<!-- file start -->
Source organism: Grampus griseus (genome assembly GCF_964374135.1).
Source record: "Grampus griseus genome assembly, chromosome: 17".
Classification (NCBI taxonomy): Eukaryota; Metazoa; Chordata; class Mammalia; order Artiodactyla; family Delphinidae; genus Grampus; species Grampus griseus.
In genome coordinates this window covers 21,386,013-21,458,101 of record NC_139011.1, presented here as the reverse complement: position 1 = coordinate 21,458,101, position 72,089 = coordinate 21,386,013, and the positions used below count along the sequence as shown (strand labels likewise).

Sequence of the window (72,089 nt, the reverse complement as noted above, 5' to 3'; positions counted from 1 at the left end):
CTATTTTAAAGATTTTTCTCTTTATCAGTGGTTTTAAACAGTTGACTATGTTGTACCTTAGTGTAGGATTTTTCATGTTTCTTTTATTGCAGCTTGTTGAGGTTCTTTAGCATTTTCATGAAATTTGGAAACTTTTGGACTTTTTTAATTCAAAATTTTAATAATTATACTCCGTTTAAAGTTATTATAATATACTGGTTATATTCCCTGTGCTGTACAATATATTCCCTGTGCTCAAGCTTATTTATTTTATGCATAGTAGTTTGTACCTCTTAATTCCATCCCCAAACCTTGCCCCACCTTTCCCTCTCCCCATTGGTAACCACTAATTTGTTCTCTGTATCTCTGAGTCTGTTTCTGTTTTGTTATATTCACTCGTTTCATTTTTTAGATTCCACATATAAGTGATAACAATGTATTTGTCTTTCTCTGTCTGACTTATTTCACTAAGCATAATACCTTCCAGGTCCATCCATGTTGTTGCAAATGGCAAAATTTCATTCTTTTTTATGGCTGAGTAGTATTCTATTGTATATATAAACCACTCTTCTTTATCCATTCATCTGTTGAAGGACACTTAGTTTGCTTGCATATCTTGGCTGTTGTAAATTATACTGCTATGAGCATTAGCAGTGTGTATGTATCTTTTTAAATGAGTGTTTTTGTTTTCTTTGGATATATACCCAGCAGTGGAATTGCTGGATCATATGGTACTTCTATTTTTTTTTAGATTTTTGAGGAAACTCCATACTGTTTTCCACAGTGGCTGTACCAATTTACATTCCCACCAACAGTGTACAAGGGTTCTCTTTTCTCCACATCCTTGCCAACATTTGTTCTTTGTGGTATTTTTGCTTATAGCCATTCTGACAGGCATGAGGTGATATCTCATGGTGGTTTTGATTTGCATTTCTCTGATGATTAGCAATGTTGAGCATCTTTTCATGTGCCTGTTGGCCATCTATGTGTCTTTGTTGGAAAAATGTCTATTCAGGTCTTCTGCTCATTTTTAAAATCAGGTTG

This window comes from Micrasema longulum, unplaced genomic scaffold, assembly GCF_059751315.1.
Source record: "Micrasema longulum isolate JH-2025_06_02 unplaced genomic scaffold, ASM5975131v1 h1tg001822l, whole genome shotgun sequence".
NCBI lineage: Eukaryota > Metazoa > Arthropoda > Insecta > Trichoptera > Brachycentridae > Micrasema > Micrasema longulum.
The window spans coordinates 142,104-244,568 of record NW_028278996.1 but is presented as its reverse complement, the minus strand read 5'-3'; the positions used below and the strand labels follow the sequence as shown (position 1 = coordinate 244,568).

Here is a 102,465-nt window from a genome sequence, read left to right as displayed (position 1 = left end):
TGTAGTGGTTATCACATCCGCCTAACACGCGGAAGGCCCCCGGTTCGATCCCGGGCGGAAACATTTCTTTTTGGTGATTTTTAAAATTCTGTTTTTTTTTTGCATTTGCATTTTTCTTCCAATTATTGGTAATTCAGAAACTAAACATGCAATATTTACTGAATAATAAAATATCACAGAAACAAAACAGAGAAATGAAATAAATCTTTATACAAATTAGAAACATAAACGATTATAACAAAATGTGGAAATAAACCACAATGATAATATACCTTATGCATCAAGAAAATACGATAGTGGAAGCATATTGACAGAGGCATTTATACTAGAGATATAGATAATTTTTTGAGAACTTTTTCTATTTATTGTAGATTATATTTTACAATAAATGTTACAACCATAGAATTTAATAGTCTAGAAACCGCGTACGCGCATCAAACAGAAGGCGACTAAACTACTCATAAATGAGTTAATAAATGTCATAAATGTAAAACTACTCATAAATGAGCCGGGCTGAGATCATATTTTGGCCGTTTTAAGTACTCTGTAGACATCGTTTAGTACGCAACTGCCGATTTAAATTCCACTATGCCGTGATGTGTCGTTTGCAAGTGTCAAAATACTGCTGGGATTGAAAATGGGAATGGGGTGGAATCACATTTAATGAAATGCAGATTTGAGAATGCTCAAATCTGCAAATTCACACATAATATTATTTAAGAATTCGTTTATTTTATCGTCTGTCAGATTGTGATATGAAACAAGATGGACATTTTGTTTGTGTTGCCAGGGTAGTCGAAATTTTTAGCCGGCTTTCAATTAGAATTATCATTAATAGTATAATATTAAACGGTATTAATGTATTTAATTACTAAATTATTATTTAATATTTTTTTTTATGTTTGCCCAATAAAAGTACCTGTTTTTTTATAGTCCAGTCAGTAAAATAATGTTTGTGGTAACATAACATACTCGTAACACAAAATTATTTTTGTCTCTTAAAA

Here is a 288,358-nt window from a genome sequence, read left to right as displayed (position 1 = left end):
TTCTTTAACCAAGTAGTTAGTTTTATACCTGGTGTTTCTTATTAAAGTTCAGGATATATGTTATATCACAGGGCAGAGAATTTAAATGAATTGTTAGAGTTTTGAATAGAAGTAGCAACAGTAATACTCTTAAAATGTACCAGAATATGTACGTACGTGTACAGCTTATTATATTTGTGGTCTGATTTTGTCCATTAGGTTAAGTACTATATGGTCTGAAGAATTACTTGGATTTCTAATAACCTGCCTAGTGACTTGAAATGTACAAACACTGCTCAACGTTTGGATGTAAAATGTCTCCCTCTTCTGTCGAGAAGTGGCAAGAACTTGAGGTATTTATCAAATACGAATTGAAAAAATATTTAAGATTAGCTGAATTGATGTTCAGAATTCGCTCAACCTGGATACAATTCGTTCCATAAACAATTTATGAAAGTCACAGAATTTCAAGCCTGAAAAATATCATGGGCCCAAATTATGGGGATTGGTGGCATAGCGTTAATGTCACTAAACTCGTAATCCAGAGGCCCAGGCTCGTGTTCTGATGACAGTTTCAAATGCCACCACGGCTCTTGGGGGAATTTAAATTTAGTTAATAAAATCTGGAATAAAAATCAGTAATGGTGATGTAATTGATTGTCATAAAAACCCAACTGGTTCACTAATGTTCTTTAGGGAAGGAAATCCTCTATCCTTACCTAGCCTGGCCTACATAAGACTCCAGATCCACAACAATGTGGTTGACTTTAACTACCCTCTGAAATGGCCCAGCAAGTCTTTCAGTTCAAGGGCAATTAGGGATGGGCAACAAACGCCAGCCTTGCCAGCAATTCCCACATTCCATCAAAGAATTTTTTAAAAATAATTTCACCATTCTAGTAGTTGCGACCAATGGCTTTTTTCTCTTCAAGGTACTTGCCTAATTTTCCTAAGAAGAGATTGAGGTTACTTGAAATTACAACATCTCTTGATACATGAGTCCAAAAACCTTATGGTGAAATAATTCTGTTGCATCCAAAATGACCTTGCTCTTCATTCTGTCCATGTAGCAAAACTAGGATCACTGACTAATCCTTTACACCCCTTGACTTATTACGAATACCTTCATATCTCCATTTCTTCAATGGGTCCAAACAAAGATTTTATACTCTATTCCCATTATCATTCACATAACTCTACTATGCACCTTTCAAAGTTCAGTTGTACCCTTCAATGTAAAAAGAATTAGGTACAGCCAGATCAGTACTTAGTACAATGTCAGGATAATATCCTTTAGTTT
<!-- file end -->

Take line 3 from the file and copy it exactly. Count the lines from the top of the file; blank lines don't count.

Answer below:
Classification (NCBI taxonomy): Eukaryota; Metazoa; Chordata; class Mammalia; order Artiodactyla; family Delphinidae; genus Grampus; species Grampus griseus.